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4 Ways To Be Inclusive of People with Disabilities

Congratulations, you have made the first step and are committed to being inclusive! However, despite our best intentions, most of us don’t know HOW to be inclusive of diverse groups. There is a lot of learning, discussion, and action that needs to take place in order to be inclusive to all!

myTEAM TRIUMPH Race Day Photo

Did you know that one billion people, or 15% of the world’s population, experience some form of disability? Despite that, people with disabilities are often left out of discussions around inclusion. They face various forms of social, cultural, and even legal discrimination.

It is time to be the change we want to see and turn good intentions into proactive behaviors.

Here are some actionable ways to be more inclusive toward people with disabilities:

1. Avoid Using Ableist Language

Unfortunately, many terms or phrases that are used when referring to the disabled community can be harmful, demeaning, or dehumanizing. Using more inclusive language is a small step to ensuring an inclusive environment.

For example, words like “Handicapped” and “crippled” are some common descriptors to avoid. Instead, it’s often best to use either Person-first language or Identity-first language. Person-first or identify-first language is equally appropriate depending on personal preference. When in doubt, ask the person which they prefer.

Person-first language emphasizes the person before the disability, for example “person who is blind” or “people with spinal cord injuries.”

Identity-first language puts the disability first in the description, this would be words like, “disabled” or “autistic."

List of negative phrases that we can avoid with replacements that can be used instead:

2. Treat Disabled People with Dignity and Respect

This may seem like a "no-brainer" for some but often times people with disabilities do not get treated by society with the same dignity and respect as their able-bodied counterparts.

Simple ways to ensure you are respecting the dignity and worth of the disabled community:

  • Speak to them directly instead of speaking to a companion or carer.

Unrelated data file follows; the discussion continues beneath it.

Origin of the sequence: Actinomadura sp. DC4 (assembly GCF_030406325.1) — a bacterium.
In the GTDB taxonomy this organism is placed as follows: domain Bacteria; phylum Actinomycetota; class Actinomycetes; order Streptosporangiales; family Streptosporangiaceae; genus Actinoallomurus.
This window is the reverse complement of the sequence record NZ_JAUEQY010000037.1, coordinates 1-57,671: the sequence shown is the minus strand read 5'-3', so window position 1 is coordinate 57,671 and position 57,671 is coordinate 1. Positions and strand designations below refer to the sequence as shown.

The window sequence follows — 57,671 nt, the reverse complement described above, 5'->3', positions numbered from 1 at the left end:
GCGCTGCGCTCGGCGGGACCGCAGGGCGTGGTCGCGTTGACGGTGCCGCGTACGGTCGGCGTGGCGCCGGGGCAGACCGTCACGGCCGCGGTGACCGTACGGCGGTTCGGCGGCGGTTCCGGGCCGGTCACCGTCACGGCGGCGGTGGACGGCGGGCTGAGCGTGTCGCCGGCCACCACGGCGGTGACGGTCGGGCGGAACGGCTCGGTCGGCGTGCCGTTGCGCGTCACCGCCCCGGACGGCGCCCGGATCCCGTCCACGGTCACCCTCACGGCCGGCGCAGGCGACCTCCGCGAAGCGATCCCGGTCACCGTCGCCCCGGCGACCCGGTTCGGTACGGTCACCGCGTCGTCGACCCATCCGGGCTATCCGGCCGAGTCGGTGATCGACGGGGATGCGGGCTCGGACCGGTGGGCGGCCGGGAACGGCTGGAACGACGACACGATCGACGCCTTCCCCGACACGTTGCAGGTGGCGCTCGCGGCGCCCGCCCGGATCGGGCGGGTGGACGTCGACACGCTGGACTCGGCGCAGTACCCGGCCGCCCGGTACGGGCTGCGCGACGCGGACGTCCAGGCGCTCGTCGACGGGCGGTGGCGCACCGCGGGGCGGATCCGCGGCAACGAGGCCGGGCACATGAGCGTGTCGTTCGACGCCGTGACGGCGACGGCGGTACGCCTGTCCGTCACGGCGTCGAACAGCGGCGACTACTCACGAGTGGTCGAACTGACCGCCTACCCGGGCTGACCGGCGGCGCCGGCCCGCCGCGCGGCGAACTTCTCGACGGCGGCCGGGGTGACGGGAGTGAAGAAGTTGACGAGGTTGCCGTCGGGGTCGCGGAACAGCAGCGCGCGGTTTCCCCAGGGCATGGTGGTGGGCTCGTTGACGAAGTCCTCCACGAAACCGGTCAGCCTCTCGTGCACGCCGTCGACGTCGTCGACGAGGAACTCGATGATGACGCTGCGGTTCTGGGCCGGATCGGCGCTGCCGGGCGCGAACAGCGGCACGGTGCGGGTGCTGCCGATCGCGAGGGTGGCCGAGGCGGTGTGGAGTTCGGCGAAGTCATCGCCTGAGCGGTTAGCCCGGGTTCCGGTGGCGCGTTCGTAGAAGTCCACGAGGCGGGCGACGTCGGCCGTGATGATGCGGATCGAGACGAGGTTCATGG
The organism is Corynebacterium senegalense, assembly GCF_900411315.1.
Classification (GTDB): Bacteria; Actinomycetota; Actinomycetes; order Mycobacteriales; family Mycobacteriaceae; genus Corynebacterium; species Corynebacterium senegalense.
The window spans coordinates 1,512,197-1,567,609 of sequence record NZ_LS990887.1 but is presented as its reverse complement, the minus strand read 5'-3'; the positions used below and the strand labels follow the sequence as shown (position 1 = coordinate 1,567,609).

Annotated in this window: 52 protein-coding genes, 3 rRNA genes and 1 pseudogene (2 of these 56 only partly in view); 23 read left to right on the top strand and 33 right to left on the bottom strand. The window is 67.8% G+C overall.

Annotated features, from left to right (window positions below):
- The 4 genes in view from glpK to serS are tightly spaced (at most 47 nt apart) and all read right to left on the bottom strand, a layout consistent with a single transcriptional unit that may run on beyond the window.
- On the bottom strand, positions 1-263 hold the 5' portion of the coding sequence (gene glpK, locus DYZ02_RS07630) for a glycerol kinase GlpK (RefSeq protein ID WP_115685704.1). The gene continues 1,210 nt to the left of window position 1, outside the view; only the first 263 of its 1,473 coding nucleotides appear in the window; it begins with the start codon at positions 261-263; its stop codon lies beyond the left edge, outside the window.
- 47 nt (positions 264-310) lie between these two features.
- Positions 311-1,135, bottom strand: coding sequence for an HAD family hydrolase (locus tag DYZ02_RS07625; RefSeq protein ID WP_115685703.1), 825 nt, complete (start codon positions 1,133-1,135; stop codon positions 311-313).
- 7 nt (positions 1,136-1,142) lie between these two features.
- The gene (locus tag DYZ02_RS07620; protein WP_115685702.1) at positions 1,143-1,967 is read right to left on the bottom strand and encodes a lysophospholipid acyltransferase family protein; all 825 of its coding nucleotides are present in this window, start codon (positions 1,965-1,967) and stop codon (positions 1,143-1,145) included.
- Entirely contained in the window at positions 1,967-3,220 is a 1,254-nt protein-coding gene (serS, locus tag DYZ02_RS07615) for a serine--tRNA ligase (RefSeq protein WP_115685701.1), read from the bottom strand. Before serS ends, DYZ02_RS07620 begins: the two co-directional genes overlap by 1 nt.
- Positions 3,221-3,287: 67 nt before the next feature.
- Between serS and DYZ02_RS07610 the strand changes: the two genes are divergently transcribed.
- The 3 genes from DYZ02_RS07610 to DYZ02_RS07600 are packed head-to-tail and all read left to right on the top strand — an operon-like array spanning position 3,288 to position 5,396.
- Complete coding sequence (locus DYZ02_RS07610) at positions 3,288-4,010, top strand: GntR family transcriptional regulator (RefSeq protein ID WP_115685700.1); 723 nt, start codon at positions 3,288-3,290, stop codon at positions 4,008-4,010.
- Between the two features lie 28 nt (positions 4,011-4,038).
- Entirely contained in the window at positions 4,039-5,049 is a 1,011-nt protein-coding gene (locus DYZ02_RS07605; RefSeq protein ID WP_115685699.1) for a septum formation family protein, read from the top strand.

• Ask questions and wait for a response, even if it is not immediate.

  • Be patient and don’t rush them if they need extra time to respond.

  • Offer assistance if needed, but let them decide if they want or need it.

  • Avoid making assumptions about what they can and cannot do.

  • Acknowledge that they have the right to make their own decisions.

  • Respect their privacy and don’t ask intrusive questions.

  • Be understanding of communication difficulties and don’t ignore or disregard them.

  • Avoid giving unsolicited advice or making judgments.

3. Educate Yourself on the Issues of the Disabled Community

Educating yourself on the disabled community will allow you to be an active member of advocacy and inclusion. Educating yourself can look different for everyone.

Steps you can take to educate yourself about disability inclusion:

  • Read books or articles written by disabled authors. List of 20 books by disabled authors.

  • Follow social media accounts and blogs that discuss the daily struggles of disabled individuals. 6 Disabled Activists to Follow

  • Participate in workshops and conferences that focus on the disabled community.

  • Watch documentaries and films that feature disabled characters and explore their unique perspectives.

  • Attend events and rallies that are organized to promote awareness and support for the disabled community. myTEAM TRIUMPH Events.

  • Educate yourself on the laws and regulations related to disability rights.

  • Speak with activists and organizations working to advance the rights of disabled individuals. Advocacy groups for people with disabilities.

4. Remember that a Ramp is the Bare Minimum

When we are able-bodied we don't find ourselves thinking about basic accessibility to everyday elements like signage, mobile apps, public transportation, restaurants, bathrooms, sidewalks, etc. However, as a society, we have to remember that putting in a ramp to make life accessible for people with disabilities should be a bare minimum.

Accessibility for People with Disabilities:

  • Install tactile paving on sidewalks and other public grounds to help people with visual impairments identify paths and avoid hazards.

  • Install automatic door openers in public buildings and businesses to make entering and exiting easier.

  • Provide Braille and audio signage in public places to help people with visual impairments navigate.

  • Adopt universal design standards in all spaces

  • Offer interpreters and support staff in public events to help people with hearing impairments participate.

  • Ensure accessible websites and mobile apps that are designed to be compatible with assistive technology.

  • Provide accessible housing opportunities for people with disabilities.

  • Implement policies and laws that protect the rights of people with disabilities.

Join the myTEAM TRIUMPH mission

At myTEAM TRIUMPH, our mission is to build inclusive communities for people with disabilities. We compete in endurance events around the state of Wisconsin and ensure that everyone is able to cross that finish line. We not only compete in races, but we also create friendships through weekly social outings and fun events.

If you want to get involved or donate to the cause please do so! We are always so grateful for any contributions. At the end of the day, it takes a TEAM to TRIUMPH.

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